Any debt is a potential obstacle to homeownership, but there’s one type that has some unique challenges: student loan debt.
Student loans are complicated, but if you know how they affect your financial profile, they don’t have to hinder your homeownership plans. “What we have to consider is how does the monthly student loan payment impact how much we can afford,” says Kyle Seagraves, certified mortgage advisor with the homebuyer education site and YouTube channel Win The House You Love.
On the surface, this seems like a simple calculation. A $400-a-month student loan payment would reduce the monthly mortgage payment you could afford by $400. But student loans offer a number of payment options other forms of debt don’t.
How you qualify for a mortgage changes if you’re taking advantage of student loan forbearance, deferment, or income-based repayment. And to add to the complexity, the way these situations are looked at changes depending on the type of mortgage loan https://paydayloanstennessee.com/cities/benton/ you’re applying for. So student loans can limit not only how much house you can afford, but also influence what type of mortgage is best for your situation.
If you’re on an income-based repayment plan, look into conventional loans because your lower monthly payments may help you qualify for a mortgage.
But if you understand the rules, you can minimize the effect student loans have on your housing options. Here’s what you need to know.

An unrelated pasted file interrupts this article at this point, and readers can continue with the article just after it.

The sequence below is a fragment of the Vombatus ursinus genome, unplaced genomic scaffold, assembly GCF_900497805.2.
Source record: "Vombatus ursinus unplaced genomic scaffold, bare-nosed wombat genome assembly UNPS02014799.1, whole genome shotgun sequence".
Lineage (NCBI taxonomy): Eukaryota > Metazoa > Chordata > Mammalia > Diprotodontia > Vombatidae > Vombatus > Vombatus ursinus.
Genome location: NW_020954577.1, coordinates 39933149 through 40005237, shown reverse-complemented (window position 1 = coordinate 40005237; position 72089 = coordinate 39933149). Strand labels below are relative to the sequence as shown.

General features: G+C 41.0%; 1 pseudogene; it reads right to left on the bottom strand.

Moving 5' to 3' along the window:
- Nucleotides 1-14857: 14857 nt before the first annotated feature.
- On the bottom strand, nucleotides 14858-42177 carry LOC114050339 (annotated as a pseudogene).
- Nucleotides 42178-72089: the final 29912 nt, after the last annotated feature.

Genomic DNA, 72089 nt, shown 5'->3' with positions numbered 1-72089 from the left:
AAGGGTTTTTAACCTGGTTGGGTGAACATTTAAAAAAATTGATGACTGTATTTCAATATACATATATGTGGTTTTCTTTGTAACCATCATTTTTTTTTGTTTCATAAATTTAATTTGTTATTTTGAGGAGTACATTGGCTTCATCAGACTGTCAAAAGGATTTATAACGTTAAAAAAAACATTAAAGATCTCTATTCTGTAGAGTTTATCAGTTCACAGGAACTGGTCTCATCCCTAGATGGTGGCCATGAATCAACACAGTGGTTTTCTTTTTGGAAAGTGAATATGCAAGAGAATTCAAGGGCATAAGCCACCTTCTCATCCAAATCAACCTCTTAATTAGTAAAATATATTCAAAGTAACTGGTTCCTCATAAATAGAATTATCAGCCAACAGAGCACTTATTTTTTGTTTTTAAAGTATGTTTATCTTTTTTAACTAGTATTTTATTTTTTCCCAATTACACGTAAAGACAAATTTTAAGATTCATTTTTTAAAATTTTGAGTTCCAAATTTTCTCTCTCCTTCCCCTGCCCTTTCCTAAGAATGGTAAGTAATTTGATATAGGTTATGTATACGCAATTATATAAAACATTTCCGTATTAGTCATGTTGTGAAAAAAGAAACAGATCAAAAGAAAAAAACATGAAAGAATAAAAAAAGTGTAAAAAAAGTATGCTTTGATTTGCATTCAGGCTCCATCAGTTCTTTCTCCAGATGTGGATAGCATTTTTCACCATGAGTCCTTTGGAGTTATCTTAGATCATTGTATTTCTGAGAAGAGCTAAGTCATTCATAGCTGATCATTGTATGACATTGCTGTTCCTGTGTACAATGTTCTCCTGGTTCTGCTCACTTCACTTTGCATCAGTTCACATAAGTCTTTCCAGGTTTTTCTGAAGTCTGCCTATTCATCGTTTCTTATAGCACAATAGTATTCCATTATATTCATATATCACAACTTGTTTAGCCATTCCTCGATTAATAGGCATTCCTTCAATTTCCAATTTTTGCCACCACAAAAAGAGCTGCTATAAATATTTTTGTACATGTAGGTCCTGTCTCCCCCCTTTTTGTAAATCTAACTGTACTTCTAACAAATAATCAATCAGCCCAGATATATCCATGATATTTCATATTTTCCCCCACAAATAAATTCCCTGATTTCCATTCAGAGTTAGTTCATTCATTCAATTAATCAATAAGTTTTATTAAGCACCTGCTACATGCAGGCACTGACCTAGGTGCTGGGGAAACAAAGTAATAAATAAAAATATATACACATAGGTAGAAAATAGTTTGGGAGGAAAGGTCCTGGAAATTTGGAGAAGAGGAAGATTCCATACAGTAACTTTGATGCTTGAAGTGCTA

How Student Loans Affect Your Home Buying Choices
In many ways, student loans have the same impact on the home buying process as other types of debt. Because you owe money, you’ll be able to borrow less and it makes it more difficult to save up enough to make a down payment or to pay for closing costs.
But because of the variety of repayment options and types of loans, there are extra things you’ll need to consider when it comes to student debt.
Increased debt-to-income ratio
Your debt-to-ratio (DTI) is a calculation of the debt you owe compared to your gross income. Lenders are mainly concerned with what is known as your back-end DTI, which is used to determine how much they’re willing to let you borrow. “DTI is, in my mind, the biggest number, outside of credit score, that is used when qualifying somebody for a loan,” Seagraves says.
Your back-end DTI includes your existing monthly debt payments and your future mortgage payment. So if you make $5,000 a month, and all of your monthly debt payments plus your future mortgage payments total $2,000, your DTI is 40%. Here’s how that’s calculated:
The maximum DTI you’re allowed to have varies depending on the mortgage, but “… a good rule of thumb is 45%,” Seagraves says. However, that doesn’t necessarily mean it’s a good financial move to borrow as much as a lender is willing to give you. “A lender is not mainly concerned with a buyer’s financial health, what it’s concerned about is getting its money back,” Seagraves says. So he recommends that your monthly debt doesn’t exceed 25% to 30% of your monthly take-home pay, which isn’t just a lower number, but also factors taxes into the equation.
If you’re currently repaying your student loans, calculating DTI is simple. You’ll just add in your monthly student loan payments. But things get confusing if you’re taking advantage of student loan forbearance, deferment, or an income-based repayment plan (IBR). “The status of your student loan affects how [lenders] calculate your student loan payment in that debt-to-income ratio,” says Catalina Kaiyoorawongs, co-founder of the student debt financial wellness platform LoanSense.